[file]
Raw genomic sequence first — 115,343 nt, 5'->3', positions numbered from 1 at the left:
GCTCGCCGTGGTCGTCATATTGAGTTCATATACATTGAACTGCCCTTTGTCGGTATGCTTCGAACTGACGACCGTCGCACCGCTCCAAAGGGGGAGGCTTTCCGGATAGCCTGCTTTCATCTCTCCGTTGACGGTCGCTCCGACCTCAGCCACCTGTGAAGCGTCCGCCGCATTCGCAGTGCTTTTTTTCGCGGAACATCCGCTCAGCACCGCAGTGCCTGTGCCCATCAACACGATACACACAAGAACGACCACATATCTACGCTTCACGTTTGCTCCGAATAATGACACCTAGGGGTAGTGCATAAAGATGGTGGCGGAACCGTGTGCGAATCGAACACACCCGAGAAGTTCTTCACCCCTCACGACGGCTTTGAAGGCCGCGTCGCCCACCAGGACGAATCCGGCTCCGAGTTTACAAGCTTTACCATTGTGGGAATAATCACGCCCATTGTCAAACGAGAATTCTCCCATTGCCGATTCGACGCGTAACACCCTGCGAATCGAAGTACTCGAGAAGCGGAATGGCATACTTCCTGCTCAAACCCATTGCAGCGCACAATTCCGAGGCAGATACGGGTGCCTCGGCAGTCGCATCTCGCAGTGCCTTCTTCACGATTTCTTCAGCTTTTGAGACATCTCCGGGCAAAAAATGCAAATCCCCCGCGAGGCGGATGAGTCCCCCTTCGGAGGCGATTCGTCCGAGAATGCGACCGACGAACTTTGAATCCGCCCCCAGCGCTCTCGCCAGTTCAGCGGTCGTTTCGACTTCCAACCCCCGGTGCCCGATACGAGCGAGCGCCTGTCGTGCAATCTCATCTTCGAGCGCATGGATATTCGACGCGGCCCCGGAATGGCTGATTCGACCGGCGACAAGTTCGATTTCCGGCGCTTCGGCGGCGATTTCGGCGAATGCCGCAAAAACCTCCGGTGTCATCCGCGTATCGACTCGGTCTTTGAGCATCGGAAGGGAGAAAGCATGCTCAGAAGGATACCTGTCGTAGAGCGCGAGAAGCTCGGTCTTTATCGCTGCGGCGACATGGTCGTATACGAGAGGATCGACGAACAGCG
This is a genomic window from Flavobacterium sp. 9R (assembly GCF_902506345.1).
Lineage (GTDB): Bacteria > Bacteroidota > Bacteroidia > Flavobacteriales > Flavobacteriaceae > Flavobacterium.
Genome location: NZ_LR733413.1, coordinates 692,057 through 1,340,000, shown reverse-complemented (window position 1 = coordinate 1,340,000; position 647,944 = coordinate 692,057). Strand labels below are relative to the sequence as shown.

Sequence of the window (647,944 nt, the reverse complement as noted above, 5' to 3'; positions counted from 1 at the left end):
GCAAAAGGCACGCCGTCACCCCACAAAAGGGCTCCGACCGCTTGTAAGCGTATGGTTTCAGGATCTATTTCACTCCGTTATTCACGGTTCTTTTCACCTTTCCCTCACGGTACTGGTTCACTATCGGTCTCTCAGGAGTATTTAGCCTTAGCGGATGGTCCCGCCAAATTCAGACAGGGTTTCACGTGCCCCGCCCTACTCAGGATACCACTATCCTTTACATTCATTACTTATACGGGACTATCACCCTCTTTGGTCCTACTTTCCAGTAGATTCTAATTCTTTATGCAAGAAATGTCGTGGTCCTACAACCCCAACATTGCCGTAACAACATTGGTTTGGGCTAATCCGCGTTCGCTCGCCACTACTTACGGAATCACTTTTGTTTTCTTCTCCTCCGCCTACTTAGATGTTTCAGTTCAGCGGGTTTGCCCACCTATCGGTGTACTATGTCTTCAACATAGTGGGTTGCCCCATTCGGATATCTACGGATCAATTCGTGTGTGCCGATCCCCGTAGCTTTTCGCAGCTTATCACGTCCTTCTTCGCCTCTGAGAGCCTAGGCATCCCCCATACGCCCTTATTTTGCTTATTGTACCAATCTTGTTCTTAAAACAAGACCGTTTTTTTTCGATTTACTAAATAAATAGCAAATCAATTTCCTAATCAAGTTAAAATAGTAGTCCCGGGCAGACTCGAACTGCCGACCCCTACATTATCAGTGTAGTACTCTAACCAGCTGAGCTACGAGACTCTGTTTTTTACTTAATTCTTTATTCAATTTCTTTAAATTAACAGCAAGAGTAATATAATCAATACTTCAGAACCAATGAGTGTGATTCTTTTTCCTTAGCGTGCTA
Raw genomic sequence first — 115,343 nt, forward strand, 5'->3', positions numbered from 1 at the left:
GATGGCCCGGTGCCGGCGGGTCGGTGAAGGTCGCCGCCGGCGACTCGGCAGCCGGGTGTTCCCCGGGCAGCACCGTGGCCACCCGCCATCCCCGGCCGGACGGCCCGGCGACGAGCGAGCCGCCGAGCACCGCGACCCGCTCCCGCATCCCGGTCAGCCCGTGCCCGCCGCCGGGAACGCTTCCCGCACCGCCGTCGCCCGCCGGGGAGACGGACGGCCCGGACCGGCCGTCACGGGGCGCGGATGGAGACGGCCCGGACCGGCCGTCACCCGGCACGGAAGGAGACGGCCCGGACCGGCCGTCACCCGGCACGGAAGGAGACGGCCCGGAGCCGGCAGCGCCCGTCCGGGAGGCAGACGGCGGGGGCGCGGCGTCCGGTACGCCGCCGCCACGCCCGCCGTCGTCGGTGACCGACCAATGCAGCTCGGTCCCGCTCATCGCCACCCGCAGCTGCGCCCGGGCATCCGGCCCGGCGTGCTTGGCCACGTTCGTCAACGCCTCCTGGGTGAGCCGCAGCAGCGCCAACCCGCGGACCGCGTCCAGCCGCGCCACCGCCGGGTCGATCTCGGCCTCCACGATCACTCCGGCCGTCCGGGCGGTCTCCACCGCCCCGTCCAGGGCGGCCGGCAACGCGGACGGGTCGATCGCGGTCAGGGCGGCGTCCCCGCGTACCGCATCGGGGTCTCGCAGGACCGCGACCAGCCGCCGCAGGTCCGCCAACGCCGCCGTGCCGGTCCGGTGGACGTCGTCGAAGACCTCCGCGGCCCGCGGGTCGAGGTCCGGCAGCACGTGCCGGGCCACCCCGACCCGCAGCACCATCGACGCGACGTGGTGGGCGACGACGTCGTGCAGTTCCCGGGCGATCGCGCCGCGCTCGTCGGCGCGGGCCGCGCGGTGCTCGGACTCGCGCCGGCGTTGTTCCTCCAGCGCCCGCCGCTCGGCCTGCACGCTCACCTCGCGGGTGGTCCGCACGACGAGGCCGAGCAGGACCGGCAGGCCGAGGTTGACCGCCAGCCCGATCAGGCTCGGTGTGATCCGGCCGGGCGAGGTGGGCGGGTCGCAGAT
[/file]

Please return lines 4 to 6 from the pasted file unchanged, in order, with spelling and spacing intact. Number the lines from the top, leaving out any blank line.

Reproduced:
Lineage (GTDB): Bacteria > Bacteroidota > Bacteroidia > Flavobacteriales > Flavobacteriaceae > Flavobacterium.
Genome location: NZ_LR733413.1, coordinates 692,057 through 1,340,000, shown reverse-complemented (window position 1 = coordinate 1,340,000; position 647,944 = coordinate 692,057). Strand labels below are relative to the sequence as shown.

Sequence of the window (647,944 nt, the reverse complement as noted above, 5' to 3'; positions counted from 1 at the left end):